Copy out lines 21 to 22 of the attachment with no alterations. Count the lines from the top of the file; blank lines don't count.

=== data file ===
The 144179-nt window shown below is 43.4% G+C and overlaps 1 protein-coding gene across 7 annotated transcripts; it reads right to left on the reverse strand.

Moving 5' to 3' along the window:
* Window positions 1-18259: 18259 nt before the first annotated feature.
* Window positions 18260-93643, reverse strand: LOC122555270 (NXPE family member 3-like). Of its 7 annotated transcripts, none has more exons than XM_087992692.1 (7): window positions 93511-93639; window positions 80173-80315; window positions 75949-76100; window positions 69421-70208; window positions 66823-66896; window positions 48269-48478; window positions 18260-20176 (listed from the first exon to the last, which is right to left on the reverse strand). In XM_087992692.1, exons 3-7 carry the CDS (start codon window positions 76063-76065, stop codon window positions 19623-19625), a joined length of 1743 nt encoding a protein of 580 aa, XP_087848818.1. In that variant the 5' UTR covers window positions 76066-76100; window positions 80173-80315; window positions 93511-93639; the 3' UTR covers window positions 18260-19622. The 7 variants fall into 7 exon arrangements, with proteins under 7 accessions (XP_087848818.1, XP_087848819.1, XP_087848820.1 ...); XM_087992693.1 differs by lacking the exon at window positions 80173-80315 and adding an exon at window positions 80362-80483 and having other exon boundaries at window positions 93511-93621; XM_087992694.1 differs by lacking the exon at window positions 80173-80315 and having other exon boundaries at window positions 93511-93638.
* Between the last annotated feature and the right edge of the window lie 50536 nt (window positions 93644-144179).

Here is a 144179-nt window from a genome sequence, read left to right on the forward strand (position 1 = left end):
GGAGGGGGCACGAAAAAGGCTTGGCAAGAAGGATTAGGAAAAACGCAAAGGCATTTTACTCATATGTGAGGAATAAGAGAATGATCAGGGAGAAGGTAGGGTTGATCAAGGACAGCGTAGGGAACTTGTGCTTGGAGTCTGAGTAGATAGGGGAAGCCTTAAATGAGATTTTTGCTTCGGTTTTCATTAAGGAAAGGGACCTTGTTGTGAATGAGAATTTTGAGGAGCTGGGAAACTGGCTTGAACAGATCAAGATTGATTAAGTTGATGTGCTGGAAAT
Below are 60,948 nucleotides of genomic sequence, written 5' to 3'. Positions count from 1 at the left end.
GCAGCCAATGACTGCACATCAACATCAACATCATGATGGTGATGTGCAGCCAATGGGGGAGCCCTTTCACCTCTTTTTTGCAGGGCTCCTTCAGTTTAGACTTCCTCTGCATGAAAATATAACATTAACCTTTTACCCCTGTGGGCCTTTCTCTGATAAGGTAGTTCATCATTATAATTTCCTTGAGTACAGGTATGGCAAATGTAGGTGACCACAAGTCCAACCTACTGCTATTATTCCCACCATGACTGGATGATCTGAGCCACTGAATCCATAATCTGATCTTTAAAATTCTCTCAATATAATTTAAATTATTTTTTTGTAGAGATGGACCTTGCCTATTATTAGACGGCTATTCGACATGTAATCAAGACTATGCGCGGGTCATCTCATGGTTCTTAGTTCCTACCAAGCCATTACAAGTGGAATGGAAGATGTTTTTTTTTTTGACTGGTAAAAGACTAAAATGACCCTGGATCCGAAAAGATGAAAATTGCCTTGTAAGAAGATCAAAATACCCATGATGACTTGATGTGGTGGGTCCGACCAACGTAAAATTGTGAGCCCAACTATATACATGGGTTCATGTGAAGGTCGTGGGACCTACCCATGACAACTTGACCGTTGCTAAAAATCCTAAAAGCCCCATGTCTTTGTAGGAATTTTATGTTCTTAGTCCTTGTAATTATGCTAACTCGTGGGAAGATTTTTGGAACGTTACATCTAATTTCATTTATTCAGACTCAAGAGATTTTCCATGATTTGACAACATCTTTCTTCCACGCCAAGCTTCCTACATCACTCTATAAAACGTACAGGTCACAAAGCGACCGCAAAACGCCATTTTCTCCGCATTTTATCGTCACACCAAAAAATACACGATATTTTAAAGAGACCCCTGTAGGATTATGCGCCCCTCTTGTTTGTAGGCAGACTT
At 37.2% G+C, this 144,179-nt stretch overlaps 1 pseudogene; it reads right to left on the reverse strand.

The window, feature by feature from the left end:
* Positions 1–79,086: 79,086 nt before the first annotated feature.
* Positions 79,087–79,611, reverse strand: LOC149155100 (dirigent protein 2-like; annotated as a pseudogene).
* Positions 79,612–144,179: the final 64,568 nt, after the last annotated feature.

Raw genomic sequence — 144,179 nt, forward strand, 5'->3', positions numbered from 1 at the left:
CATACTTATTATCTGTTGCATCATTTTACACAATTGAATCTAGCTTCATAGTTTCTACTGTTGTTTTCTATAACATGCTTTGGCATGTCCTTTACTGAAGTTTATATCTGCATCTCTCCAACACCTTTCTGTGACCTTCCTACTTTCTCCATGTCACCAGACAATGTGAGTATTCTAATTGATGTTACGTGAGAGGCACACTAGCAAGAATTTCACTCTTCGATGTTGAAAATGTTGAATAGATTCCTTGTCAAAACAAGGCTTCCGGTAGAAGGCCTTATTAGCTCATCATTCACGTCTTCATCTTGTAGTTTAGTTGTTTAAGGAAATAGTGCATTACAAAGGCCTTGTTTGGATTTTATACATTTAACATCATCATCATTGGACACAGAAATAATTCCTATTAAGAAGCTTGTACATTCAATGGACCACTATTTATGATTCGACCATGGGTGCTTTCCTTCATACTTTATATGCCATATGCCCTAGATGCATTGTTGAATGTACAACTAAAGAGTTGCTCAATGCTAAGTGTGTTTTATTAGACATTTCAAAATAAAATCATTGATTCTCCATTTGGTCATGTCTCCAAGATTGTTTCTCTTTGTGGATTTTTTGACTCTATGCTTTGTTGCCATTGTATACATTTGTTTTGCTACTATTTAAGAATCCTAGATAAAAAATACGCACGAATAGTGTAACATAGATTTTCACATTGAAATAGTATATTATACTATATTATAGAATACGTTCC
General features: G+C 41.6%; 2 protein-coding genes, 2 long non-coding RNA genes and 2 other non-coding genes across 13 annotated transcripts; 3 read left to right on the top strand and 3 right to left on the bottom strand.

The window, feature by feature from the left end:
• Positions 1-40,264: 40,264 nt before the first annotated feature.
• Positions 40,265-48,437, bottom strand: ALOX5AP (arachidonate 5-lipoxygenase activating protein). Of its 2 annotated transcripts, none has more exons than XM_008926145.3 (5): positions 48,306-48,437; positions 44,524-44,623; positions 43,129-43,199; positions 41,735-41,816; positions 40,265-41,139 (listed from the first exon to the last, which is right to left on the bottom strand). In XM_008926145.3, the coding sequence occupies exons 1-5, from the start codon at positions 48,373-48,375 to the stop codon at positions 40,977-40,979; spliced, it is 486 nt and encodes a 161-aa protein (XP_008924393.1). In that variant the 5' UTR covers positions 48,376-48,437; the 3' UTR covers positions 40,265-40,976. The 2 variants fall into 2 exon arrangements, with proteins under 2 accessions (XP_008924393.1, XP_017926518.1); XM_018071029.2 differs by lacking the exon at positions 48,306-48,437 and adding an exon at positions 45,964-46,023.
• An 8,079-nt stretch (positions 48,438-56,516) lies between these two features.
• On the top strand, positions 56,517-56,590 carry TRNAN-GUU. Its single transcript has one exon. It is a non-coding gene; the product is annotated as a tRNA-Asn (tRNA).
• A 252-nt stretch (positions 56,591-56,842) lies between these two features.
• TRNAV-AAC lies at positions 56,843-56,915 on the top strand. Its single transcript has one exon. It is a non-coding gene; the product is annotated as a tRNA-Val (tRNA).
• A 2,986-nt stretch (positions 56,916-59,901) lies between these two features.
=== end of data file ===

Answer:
• An 8,079-nt stretch (positions 48,438-56,516) lies between these two features.
• On the top strand, positions 56,517-56,590 carry TRNAN-GUU. Its single transcript has one exon. It is a non-coding gene; the product is annotated as a tRNA-Asn (tRNA).